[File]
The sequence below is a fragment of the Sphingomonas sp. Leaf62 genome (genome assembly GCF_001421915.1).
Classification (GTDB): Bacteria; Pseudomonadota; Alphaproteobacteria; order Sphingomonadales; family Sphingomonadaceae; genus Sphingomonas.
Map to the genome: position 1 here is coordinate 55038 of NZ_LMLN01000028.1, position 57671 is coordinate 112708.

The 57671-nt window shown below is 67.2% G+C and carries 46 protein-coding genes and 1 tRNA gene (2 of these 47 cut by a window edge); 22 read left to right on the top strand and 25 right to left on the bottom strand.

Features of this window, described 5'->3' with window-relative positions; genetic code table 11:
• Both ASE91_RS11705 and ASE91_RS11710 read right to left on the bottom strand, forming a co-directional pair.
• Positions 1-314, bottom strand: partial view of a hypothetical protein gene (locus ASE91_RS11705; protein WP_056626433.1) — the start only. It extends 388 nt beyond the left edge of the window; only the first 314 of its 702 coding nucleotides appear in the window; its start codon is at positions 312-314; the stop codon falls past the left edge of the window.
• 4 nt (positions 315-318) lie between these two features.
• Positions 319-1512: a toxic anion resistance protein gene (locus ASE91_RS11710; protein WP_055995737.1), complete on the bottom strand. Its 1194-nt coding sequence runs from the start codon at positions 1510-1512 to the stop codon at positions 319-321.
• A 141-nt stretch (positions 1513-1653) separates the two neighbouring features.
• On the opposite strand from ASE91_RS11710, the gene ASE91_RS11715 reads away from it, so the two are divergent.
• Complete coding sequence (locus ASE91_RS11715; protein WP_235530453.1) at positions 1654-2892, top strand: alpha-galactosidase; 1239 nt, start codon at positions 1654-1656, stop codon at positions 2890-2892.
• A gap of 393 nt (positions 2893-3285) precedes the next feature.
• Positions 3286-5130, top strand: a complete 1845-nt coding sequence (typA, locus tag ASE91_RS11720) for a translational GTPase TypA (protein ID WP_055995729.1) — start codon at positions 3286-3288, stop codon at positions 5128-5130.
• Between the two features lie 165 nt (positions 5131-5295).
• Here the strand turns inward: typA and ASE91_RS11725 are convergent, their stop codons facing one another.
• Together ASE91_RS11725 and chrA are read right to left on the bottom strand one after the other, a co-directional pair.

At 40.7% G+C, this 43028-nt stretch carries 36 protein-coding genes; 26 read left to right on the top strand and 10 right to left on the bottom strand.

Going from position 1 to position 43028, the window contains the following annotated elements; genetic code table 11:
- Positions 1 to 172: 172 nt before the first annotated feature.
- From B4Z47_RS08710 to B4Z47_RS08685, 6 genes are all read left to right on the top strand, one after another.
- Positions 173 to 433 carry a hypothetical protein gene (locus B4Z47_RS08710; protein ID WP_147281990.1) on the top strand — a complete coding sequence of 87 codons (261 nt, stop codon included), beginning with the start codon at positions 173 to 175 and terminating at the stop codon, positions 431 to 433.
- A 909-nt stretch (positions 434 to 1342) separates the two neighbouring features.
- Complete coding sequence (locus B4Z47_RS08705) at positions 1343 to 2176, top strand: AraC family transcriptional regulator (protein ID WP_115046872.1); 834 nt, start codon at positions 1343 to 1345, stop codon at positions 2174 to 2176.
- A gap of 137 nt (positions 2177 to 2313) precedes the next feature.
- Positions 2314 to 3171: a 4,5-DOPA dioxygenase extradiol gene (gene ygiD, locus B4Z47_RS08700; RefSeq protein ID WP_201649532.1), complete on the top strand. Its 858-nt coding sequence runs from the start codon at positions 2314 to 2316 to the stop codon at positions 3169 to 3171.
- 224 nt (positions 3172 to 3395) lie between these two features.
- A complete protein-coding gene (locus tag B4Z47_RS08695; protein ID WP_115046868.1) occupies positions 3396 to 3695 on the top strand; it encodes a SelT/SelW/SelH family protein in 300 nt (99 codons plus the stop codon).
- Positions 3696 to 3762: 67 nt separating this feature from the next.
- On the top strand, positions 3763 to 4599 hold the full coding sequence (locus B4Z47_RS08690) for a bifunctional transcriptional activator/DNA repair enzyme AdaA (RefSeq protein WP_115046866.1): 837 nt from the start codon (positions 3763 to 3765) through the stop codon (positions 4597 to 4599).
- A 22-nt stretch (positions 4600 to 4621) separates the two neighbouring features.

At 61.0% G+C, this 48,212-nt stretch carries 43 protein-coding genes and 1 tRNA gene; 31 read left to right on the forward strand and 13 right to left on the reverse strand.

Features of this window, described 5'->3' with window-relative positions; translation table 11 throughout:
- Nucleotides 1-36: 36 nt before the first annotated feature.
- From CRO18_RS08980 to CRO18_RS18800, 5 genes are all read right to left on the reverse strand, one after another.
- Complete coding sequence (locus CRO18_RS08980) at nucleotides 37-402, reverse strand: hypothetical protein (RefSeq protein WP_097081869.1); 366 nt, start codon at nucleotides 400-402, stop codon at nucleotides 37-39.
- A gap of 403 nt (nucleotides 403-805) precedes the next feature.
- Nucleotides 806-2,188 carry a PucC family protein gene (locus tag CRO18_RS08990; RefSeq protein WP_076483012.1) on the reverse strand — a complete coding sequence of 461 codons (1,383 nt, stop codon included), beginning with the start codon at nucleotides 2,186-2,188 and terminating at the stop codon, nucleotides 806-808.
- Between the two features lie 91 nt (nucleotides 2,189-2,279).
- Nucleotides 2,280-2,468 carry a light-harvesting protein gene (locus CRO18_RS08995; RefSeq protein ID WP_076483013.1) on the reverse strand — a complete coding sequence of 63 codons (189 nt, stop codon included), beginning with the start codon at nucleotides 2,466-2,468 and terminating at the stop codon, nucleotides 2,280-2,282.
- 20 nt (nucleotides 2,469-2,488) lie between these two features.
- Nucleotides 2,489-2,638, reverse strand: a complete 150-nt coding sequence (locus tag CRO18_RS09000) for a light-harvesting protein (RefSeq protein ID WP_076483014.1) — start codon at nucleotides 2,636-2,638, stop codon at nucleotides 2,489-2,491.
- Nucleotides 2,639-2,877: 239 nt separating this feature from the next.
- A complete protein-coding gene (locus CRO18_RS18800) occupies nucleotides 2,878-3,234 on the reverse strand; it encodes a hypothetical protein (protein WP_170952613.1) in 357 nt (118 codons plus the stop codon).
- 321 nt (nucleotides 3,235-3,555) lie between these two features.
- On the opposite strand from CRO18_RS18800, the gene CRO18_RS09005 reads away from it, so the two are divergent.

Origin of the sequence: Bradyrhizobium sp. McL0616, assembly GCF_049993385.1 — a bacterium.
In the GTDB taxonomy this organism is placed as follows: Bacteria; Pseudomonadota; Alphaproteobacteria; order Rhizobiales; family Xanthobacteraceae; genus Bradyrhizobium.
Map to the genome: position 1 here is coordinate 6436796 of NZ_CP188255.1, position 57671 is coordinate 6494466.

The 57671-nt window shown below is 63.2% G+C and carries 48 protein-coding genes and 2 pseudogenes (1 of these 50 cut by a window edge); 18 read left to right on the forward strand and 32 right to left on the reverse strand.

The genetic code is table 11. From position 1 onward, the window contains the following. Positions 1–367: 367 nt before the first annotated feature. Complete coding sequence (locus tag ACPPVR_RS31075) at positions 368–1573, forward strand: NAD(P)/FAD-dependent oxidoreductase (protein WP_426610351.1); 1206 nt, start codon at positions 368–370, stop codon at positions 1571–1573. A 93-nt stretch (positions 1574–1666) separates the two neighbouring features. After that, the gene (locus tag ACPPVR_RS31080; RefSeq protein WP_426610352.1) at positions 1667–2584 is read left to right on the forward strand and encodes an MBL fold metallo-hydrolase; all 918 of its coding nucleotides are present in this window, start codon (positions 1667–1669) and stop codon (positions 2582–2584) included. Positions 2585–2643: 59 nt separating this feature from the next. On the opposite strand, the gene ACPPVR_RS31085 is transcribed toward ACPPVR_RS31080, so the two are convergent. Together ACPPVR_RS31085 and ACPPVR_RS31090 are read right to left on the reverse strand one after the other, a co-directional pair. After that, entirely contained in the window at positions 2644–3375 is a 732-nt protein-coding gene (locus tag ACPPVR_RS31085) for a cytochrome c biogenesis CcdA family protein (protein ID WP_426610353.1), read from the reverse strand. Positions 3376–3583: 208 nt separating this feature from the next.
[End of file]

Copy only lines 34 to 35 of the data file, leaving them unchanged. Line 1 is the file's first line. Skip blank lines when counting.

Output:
- Nucleotides 1-36: 36 nt before the first annotated feature.
- From CRO18_RS08980 to CRO18_RS18800, 5 genes are all read right to left on the reverse strand, one after another.